Client / Session Identification: Fat URL URLs can be easily faked. FAT URLs need to be encrypted. Website needs to do more processing for fat URLs. Sharing URLs can lead to sharing authentication. Caching no longer works. Access is lost when user leaves the website temporarily.
Cookies Cookies: ASCI strings stored at the browser. Submitted with each request to a target website.
Cookies Cookies: Session cookies Stored only for the duration of a web-session. Persistent cookies Remain stored until they expire.
Cookies Cookie-Jar Client-side state storage Netscape / Firefox store cookies in a single text file called cookies.txt MS IE stores cookies in the cache.
Cookies Server specifies optional domain. Cookie gets sent with all requests to this domain. Server specifies optional expiration date Server can specify “secure” option: Cookie is only sent when using SSL.
Cookies Version 0 cookies (Netscape cookies) Set-Cookie: name=value [;expires=date] [;path=path] [;domain-name = value] [;secure] Set-Cookie: customer=Mary; expires Wednesday, 09- September-2006 24:00:01 GMT; domain=“scu.edu”; path=/soe; secure
Cookies Version 1 cookies (RFC 296) Less-used Provides a number of extensions
Cookies Privacy risk Can be controlled by web-browser. Used to track consumer behavior. Harder, but possible to track an individual user.
Cookies Security Risk Users can change cookies before continuing to browse. Counter-measure: strong encryption Users could swap / steal cookies. E.g. when used for authentication Session Hijacking
Cookies Session Hijacking Counter measure: Server needs to send a new cookie after every change in state and verify that a request comes with a valid cookie. For example, by appending a MAC of session state to the cookie after each change of state.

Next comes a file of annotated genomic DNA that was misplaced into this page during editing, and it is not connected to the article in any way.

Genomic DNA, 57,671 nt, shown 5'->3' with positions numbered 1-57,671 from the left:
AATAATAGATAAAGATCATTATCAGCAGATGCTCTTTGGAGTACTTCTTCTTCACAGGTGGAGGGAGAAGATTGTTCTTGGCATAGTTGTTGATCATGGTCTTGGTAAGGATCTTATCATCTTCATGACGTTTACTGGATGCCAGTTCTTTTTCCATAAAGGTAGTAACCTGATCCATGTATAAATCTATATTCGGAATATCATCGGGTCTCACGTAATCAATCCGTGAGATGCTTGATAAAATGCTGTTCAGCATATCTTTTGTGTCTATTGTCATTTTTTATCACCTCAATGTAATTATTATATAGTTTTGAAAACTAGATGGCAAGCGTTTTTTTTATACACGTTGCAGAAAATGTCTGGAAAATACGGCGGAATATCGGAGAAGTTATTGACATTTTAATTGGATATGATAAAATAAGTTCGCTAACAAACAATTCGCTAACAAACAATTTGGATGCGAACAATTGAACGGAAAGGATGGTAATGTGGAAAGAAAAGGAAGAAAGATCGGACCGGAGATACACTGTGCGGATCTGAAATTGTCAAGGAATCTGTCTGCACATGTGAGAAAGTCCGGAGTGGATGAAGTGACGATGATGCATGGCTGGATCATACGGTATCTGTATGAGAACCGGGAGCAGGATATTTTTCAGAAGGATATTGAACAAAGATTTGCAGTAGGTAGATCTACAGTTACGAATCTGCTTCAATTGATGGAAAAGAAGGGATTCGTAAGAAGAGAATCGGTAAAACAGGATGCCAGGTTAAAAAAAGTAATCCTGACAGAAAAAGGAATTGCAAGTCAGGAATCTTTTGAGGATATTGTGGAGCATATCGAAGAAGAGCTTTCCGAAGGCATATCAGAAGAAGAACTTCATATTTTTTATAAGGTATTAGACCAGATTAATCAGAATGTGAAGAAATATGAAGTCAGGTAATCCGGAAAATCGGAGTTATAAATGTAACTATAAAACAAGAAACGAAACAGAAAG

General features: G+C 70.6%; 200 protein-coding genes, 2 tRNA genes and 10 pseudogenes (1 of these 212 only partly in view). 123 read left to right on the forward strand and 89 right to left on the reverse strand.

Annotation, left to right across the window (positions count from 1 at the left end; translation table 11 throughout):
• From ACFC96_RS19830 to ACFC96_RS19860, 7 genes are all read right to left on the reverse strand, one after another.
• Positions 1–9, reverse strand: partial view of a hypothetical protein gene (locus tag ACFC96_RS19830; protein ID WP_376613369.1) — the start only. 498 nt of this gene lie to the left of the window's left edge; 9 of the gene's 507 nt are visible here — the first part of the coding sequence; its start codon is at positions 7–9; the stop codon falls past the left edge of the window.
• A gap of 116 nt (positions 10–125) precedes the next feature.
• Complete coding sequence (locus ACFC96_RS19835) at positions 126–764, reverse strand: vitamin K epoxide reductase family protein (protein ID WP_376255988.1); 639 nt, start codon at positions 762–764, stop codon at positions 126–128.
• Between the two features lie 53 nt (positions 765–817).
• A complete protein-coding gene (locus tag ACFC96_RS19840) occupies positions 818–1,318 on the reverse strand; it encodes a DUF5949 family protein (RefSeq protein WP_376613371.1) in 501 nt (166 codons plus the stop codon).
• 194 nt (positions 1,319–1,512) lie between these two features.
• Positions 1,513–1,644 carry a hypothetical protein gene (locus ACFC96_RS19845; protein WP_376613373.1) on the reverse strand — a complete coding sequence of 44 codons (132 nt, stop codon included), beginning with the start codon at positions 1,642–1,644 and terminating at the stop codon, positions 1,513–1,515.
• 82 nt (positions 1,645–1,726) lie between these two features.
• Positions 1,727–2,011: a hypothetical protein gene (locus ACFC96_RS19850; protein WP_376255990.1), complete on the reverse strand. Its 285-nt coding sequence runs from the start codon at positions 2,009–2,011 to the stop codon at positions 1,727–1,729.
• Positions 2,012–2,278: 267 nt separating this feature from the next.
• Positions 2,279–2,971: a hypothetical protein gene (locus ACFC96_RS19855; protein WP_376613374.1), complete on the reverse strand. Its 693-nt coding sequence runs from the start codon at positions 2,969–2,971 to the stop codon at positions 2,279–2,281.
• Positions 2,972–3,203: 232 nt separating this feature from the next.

Cookies Poor practices: Poor encryption of cookies. Web-based email uses a cookie for authentication. Cookie contains the user name encrypted by XOR-ing with a secret string. Attacker can crack the cookie encryption by creating fake accounts. Attacker can now craft a cookie useful for authentication. Something similar happened to hotmail and yahoo early on.
Cookies Poor practices: Poor encryption of cookies. Shopping cart encoded in cookie. Cookie contained shopping cart details in plain text. Attacker changed prices of items. Relying on cookie for authentication Cookie is sniffed from the net. Cookie is stolen by impersonating a web-site.
Cookie Alternative: Web Bugs Used to track viewers of web-sites. HTML page contains a request to download a resource from a “counting” site. The resource is so small that the viewer does not notice the download. Counting site receives the request and adds IP address to its user database.
Cookie Alternative: Web Bugs Examples: Found by Privacy Foundation on Intuit’s home page for Quicken.com several years ago. <IMG WIDTH=1 HEIGHT=1 border=0 SRC=“http://media.preferences.com/ping?ML_SD=IntuitTE_Intuit_1x1_Ru nOfSite_Any&db_acfr=4B31-C2FB- 10E2&event=reghome&group=register&time=19126.96.36.199.5 6.37”>
Cookie Alternative: Web Bugs Can be embedded in any html code. User profiles written in html. Email messages. But only when read with a client that can display HTML messages and with a computer connected to the internet. Usenet messages.